Care and Control in foster care

Background to the policy

NB This should be read in conjunction with the Behaviour Management Policy.

The Children Act 1989 (CA89) and the Care Standards Act 2000 (CSA 2000) provide the statutory framework for the care and protection of children and the regulations that accompany the Acts detail principles and standards that should be adhered to. The guidance and regulations that apply to foster carers in relation to care and control include the 2011 CA89 volume 3 Family Placements and volume 6 Children with Disabilities and the National Minimum Standards for Fostering Services 2011, together with the Fostering Services (England) Regulations 2011. All of the volumes of Children Act 1989 Guidance and Regulations were revised in 2011and you can find them all on the Department for Education website.

Aim of the policy

The aim of the policy is to provide a clear and useful policy on care and control for foster carers, which will ensure a consistent and effective response to children looked after by Brighton & Hove City Council. The policy will outline the principles of good practice and effective methods of care and control techniques. The policy aims to equip carers with the skills and awareness they need in order to provide children in their care with a safe, nurturing and encouraging environment that will enable them to reach their full potential and grow into responsible adults.

The principles of care and control

Children who are fostered have a right to expect that they will receive the care, encouragement, safety and security that good parents provide…They should also expect their carers….to respect them as individuals, listen to their views and help build their self esteem and identity. (Fostering Network)

The principles that should be followed are as follows:

  • Carers should seek to achieve a balance between care and control. The child should be offered a nurturing environment with firm boundaries. This should enable the child to develop a sense of care, security and personal responsibility that will allow them to become mature, sensible adults.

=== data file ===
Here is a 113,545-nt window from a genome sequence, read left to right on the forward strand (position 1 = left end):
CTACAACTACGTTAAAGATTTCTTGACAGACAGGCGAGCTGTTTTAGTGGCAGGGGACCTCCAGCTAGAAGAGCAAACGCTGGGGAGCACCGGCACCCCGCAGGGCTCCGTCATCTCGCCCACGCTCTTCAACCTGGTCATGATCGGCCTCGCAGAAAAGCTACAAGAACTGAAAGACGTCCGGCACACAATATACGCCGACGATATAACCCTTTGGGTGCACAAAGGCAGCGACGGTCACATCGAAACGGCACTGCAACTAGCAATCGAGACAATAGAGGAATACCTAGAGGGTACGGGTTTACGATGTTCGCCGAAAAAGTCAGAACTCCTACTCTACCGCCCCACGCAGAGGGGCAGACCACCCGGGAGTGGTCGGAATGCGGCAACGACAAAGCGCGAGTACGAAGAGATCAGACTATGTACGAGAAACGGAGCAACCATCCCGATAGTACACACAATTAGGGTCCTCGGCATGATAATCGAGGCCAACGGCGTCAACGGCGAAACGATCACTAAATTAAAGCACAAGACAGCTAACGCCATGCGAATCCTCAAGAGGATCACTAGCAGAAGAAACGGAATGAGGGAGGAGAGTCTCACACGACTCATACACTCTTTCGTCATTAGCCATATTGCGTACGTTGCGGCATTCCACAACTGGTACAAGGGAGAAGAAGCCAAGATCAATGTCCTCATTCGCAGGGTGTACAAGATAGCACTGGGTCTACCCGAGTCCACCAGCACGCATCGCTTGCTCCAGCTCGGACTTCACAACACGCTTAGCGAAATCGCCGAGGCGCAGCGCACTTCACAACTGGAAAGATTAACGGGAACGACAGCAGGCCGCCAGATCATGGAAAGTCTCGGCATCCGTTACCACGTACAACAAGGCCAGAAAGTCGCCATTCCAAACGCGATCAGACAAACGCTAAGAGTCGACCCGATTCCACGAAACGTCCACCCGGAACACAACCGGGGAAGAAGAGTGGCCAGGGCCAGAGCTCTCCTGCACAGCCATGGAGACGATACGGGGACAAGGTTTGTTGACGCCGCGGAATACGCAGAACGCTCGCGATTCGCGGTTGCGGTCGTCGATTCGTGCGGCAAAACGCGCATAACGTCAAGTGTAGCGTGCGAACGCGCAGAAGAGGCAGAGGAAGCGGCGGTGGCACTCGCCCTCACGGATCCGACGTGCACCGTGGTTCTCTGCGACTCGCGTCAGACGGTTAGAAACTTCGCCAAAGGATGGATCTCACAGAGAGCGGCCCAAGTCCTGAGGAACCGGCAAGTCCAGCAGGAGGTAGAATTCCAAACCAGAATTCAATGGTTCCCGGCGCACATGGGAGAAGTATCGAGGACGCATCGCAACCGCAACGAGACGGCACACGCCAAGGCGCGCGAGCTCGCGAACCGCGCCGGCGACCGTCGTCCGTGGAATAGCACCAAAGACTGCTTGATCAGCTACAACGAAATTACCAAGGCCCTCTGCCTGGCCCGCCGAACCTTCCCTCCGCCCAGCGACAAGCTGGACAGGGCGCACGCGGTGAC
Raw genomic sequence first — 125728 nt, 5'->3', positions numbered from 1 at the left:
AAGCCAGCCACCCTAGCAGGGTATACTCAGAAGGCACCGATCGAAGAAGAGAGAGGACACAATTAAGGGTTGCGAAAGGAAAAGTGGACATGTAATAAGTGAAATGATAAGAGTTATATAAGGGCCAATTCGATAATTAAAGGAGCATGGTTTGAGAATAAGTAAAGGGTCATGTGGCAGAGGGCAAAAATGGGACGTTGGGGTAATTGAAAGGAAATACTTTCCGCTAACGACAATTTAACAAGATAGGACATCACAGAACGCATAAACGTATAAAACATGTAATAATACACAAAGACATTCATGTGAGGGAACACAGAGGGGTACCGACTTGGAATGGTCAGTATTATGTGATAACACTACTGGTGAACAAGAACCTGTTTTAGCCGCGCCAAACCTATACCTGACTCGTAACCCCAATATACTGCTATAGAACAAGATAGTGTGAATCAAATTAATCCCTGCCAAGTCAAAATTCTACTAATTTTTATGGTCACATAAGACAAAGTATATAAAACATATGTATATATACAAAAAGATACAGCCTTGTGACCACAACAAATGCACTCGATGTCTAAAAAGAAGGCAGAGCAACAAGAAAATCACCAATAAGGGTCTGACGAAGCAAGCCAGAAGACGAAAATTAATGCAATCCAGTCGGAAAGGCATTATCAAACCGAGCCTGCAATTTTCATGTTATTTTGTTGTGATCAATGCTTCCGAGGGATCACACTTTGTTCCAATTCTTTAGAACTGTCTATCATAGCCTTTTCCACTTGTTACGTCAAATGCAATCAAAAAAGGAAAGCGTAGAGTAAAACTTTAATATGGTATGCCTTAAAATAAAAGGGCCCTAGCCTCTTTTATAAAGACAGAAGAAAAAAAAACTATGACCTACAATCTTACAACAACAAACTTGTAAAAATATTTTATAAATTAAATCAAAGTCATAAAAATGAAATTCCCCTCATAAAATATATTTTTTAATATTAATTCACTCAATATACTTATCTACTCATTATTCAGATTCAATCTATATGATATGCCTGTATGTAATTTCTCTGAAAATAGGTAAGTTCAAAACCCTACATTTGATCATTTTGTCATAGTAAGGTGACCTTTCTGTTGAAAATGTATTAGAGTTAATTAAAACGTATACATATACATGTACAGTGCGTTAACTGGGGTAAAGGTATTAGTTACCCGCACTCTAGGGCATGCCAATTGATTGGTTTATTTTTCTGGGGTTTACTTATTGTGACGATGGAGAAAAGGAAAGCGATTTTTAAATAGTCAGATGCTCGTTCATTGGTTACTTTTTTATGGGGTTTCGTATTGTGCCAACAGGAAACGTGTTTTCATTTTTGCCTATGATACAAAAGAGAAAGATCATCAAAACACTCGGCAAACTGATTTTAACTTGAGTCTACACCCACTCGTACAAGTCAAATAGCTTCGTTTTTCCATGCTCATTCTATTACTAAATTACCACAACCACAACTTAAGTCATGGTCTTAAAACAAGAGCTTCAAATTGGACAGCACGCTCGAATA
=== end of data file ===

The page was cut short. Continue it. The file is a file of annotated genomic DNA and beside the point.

• Through the use of effective care and control policies children are able to make choices about and take responsibility for their behaviour in the context of a caring and trusting relationship. Methods of care and control are applicable at all times when children are being looked after but there are certain methods that are particularly useful in dealing with challenging behaviour.
  • As all children are unique and have different life experiences, there is a need for foster carers to have maximum flexibility in the care they provide. Many children who are fostered have been victims of various forms of abuse and neglect and carers must have regard for these experiences at all times when they are caring for the young person and managing their behaviour.
  • Every child who is looked after has a right to have their needs in terms of gender, religion, ethnic origin, language, culture, disability and sexuality respected. This must be taken into account when exercising care and control.
  • For carers looking after children with disabilities, there are specific issues regarding care and control. Children’s impairments affect behaviour in different ways, for example, the difficulty adults may have in communicating non-verbally can cause frustration – which may lead to conflict and challenging behaviour.
  • All children have rights under the UN Convention on the Rights of the Child, some of which are specific to looked after children, for example Article 20 states:

    (1) A child temporarily or permanently deprived of his or her family environment, or in whose own best interests cannot be allowed to remain in that environment, shall be entitled to special protection and assistance provided by the state.